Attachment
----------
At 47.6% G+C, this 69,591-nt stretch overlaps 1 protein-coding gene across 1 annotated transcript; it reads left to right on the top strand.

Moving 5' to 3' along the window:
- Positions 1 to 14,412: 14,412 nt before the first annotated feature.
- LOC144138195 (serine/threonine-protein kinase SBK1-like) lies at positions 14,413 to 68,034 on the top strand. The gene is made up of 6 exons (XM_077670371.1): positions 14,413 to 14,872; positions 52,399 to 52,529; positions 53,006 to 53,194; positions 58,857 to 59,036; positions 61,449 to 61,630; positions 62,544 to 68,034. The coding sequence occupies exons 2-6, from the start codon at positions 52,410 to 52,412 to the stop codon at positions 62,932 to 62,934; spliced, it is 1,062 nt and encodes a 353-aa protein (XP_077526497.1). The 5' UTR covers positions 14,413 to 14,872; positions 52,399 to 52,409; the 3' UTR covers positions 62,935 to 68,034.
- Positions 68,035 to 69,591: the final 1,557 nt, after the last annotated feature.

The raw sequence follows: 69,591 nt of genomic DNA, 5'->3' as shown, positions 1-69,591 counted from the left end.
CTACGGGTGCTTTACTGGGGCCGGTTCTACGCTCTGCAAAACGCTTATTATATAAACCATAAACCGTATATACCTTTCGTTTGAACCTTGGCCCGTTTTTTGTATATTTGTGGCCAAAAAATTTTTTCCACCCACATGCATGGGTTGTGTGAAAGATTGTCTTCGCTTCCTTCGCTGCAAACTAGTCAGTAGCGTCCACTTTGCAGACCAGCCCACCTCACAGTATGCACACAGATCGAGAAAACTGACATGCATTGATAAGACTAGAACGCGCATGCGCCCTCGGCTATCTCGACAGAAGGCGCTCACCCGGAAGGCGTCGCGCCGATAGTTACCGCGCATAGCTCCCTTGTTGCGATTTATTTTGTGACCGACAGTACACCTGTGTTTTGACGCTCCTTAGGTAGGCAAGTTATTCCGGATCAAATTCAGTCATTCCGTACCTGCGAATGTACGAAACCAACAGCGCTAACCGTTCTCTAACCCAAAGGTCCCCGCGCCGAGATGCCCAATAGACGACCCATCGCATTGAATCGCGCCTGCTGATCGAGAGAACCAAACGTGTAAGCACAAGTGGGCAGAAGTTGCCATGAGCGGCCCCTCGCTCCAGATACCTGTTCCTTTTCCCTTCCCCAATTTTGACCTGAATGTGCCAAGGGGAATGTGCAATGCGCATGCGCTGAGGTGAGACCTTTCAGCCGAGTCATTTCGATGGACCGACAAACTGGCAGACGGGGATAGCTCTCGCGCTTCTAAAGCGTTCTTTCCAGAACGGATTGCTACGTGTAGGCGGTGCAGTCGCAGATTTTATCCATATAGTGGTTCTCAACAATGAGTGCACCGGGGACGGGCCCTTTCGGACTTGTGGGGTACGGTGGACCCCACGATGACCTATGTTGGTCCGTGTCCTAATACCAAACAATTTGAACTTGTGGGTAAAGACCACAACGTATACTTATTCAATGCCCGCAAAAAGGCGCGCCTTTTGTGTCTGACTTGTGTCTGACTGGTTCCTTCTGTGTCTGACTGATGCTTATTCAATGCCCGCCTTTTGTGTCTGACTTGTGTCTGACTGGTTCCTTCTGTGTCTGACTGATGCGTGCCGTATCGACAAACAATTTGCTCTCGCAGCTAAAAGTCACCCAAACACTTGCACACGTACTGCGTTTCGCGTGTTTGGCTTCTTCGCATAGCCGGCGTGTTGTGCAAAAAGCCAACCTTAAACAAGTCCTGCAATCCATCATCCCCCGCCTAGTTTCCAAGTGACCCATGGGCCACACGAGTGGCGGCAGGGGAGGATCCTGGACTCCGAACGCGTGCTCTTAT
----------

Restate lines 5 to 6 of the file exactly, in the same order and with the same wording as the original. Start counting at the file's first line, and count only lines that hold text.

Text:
- Positions 68,035 to 69,591: the final 1,557 nt, after the last annotated feature.

The raw sequence follows: 69,591 nt of genomic DNA, 5'->3' as shown, positions 1-69,591 counted from the left end.